In 1936, the Museum's Egyptian Expedition discovered a rock-cut tomb on a hillside just below the offering chapel of Senenmut, one of Hatshepsut's best known officials. The tomb had been prepared for the burial of Senenmut's mother, Hatnefer, who had died in her 70s, early in the joint reign of Hatshepsut and Thutmose III. By this time, Senenmut had become an important official, and he could provide a comparatively rich burial for his mother, including this gilded mummy mask, an exquisite heart scarab (36.3.2), and a canopic box (36.3.53a, b). She was also buried with several fine pieces of personal jewelry (36.3.3–.6).
Hatnefer's small burial chamber also contained the reburial of her husband, Ramose, who had died years earlier in his mid-30s. In addition, there were two wooden coffins containing the unidentified mummies of three women and four children who were probably members of the same family. Some personal jewelry and simple grave goods (36.3.7–.52) had also been placed in the coffins. It appears that Senenmut took the event of his mother's death as an opportunity to move other relatives from their original graves to Hatnefer's tomb where their spirits could benefit from the funerary gifts provided for her burial. These goods included chests of linen cloth (36.3.55a, b–.56a, b), stone and pottery jars containing animal fat and vegetable oil (36.3.82a,b–.83), baskets of food (36.3.57a, b–.58a, b), and personal belongings (36.3.59a, b–.60a, b).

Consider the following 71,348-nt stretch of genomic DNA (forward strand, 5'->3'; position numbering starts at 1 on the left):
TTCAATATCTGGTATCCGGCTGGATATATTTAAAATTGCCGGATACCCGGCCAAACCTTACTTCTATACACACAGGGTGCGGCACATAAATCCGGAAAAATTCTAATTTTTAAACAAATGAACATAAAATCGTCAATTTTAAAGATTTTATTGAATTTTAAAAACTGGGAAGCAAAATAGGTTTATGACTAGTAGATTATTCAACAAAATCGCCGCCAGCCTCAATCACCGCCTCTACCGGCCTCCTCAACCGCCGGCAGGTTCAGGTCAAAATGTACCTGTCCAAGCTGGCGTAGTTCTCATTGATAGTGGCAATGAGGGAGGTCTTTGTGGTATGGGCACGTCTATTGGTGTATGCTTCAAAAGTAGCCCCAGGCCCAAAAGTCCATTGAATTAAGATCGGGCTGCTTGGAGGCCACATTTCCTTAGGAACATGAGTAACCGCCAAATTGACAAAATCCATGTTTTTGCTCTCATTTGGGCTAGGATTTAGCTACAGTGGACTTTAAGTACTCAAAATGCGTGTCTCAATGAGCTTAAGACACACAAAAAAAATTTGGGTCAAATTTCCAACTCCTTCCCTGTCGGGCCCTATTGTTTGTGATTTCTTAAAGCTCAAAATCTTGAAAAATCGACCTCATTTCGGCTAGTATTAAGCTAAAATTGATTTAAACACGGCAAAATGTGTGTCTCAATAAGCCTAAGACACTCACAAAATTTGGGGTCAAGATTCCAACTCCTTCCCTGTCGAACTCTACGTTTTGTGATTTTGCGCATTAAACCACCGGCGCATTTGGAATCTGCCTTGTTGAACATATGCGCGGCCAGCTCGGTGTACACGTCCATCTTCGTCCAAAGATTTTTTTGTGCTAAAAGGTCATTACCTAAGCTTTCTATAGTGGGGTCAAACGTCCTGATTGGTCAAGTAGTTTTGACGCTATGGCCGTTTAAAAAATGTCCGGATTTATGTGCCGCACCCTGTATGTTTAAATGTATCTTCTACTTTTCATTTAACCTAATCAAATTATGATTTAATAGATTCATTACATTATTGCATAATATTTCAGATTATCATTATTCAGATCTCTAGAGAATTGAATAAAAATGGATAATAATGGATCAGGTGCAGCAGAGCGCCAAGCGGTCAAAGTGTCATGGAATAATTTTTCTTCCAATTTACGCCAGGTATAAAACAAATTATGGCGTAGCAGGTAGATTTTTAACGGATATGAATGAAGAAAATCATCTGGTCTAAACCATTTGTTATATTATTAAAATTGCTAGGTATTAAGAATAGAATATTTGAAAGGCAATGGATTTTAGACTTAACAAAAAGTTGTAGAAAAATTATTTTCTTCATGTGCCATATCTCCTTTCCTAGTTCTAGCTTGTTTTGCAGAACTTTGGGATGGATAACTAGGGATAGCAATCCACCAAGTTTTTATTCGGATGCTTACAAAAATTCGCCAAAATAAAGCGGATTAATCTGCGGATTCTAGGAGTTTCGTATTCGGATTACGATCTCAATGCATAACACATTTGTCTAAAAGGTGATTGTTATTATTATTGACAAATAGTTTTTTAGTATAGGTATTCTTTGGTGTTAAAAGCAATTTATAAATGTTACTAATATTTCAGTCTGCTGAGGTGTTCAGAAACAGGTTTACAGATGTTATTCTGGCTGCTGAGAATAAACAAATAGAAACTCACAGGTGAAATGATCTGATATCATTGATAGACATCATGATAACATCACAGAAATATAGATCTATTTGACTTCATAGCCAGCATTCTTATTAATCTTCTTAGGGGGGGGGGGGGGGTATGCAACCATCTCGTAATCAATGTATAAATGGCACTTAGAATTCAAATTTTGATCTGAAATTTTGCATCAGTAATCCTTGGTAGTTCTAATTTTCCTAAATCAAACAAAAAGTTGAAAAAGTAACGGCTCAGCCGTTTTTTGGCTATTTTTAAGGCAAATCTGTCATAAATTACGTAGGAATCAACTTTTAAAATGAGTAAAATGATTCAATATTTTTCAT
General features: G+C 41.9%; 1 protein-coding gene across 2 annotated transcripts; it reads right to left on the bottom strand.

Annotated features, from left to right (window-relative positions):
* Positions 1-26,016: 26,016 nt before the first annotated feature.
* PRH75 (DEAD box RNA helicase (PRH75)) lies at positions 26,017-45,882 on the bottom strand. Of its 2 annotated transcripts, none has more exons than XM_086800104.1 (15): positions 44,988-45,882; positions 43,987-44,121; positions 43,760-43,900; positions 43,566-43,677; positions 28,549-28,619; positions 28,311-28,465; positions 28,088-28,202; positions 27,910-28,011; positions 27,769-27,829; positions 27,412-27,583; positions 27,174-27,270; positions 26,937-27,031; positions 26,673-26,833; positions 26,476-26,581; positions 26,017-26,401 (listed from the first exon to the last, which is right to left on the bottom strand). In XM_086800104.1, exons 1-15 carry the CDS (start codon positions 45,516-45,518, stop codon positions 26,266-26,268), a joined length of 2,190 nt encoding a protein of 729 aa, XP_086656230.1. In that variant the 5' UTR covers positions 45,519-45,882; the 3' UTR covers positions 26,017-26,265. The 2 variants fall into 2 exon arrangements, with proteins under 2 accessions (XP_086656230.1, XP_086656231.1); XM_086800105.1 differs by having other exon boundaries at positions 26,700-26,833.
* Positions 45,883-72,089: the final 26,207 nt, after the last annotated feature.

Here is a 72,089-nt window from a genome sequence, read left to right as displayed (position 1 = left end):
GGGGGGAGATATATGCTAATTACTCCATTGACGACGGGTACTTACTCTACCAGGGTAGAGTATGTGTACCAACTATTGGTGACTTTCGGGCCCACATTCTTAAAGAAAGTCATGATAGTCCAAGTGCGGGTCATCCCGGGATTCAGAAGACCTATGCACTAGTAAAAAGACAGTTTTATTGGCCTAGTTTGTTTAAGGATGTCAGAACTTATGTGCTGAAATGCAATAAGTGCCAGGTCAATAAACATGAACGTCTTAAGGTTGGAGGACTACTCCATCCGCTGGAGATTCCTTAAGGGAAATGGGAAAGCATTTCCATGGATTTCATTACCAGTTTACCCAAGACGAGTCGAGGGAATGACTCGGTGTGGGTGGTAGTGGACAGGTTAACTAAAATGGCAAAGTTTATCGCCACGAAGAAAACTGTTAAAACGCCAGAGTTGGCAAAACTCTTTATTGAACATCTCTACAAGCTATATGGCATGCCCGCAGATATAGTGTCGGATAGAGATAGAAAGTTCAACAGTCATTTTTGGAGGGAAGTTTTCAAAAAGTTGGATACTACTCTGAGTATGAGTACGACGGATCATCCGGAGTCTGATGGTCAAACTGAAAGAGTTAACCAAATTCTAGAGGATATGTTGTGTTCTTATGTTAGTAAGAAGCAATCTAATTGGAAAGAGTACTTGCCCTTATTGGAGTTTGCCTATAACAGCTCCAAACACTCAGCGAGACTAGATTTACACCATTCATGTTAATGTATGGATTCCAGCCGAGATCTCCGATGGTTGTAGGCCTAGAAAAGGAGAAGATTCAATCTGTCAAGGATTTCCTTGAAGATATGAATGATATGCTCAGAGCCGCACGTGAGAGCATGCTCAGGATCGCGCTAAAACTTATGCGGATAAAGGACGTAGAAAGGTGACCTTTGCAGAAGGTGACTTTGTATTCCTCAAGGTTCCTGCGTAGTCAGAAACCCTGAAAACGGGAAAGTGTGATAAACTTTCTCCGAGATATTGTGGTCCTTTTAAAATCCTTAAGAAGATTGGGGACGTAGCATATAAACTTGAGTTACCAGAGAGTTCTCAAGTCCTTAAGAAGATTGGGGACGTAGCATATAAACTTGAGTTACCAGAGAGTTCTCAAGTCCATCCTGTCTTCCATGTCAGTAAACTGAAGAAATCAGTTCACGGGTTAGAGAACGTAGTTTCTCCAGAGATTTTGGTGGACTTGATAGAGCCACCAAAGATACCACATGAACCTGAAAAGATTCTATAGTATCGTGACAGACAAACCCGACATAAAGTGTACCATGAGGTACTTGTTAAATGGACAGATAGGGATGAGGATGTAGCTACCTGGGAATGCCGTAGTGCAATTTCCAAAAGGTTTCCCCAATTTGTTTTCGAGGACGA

Hatnefer's mummy mask was molded from cartonnage, a material similar to papier-mache, but made with layers of linen and gesso. The mask was then overlaid with gold foil. The eyes are inlaid with Egyptian alabaster and obsidian set in ebony sockets.
Excavated by the Egyptian Expedition of the Metropolitan Museum of Art, 1935–1936. Acquired by the Museum in the division of finds, 1936.